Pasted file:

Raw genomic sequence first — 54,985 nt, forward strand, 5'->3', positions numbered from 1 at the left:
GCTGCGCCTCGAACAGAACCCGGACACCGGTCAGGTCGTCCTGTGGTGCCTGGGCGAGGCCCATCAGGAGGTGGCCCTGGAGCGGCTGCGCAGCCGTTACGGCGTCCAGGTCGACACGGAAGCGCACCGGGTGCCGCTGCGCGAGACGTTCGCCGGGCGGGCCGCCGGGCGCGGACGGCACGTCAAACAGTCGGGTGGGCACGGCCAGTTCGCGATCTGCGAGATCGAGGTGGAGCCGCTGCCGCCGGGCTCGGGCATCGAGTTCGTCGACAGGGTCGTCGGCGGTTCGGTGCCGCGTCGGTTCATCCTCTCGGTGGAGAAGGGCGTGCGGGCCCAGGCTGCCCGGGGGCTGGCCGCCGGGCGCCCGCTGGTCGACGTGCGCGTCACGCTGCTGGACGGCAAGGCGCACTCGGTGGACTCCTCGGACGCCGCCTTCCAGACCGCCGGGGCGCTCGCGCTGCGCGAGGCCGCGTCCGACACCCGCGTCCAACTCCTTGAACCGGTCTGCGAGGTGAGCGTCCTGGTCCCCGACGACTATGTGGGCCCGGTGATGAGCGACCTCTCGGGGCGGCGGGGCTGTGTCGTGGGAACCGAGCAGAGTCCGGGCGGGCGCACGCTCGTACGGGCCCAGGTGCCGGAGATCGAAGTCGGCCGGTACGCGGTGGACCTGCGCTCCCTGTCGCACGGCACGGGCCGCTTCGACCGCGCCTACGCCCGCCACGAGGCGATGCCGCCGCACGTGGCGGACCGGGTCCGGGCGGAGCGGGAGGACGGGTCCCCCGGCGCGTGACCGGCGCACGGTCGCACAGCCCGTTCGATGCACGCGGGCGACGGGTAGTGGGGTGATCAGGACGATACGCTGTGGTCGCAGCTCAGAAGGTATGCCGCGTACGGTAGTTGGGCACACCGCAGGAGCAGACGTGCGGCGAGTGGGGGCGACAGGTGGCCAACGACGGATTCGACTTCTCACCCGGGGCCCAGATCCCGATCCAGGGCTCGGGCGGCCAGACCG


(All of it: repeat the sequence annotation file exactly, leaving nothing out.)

Raw genomic sequence first — 54,985 nt, forward strand, 5'->3', positions numbered from 1 at the left:
GCTGCGCCTCGAACAGAACCCGGACACCGGTCAGGTCGTCCTGTGGTGCCTGGGCGAGGCCCATCAGGAGGTGGCCCTGGAGCGGCTGCGCAGCCGTTACGGCGTCCAGGTCGACACGGAAGCGCACCGGGTGCCGCTGCGCGAGACGTTCGCCGGGCGGGCCGCCGGGCGCGGACGGCACGTCAAACAGTCGGGTGGGCACGGCCAGTTCGCGATCTGCGAGATCGAGGTGGAGCCGCTGCCGCCGGGCTCGGGCATCGAGTTCGTCGACAGGGTCGTCGGCGGTTCGGTGCCGCGTCGGTTCATCCTCTCGGTGGAGAAGGGCGTGCGGGCCCAGGCTGCCCGGGGGCTGGCCGCCGGGCGCCCGCTGGTCGACGTGCGCGTCACGCTGCTGGACGGCAAGGCGCACTCGGTGGACTCCTCGGACGCCGCCTTCCAGACCGCCGGGGCGCTCGCGCTGCGCGAGGCCGCGTCCGACACCCGCGTCCAACTCCTTGAACCGGTCTGCGAGGTGAGCGTCCTGGTCCCCGACGACTATGTGGGCCCGGTGATGAGCGACCTCTCGGGGCGGCGGGGCTGTGTCGTGGGAACCGAGCAGAGTCCGGGCGGGCGCACGCTCGTACGGGCCCAGGTGCCGGAGATCGAAGTCGGCCGGTACGCGGTGGACCTGCGCTCCCTGTCGCACGGCACGGGCCGCTTCGACCGCGCCTACGCCCGCCACGAGGCGATGCCGCCGCACGTGGCGGACCGGGTCCGGGCGGAGCGGGAGGACGGGTCCCCCGGCGCGTGACCGGCGCACGGTCGCACAGCCCGTTCGATGCACGCGGGCGACGGGTAGTGGGGTGATCAGGACGATACGCTGTGGTCGCAGCTCAGAAGGTATGCCGCGTACGGTAGTTGGGCACACCGCAGGAGCAGACGTGCGGCGAGTGGGGGCGACAGGTGGCCAACGACGGATTCGACTTCTCACCCGGGGCCCAGATCCCGATCCAGGGCTCGGGCGGCCAGACCG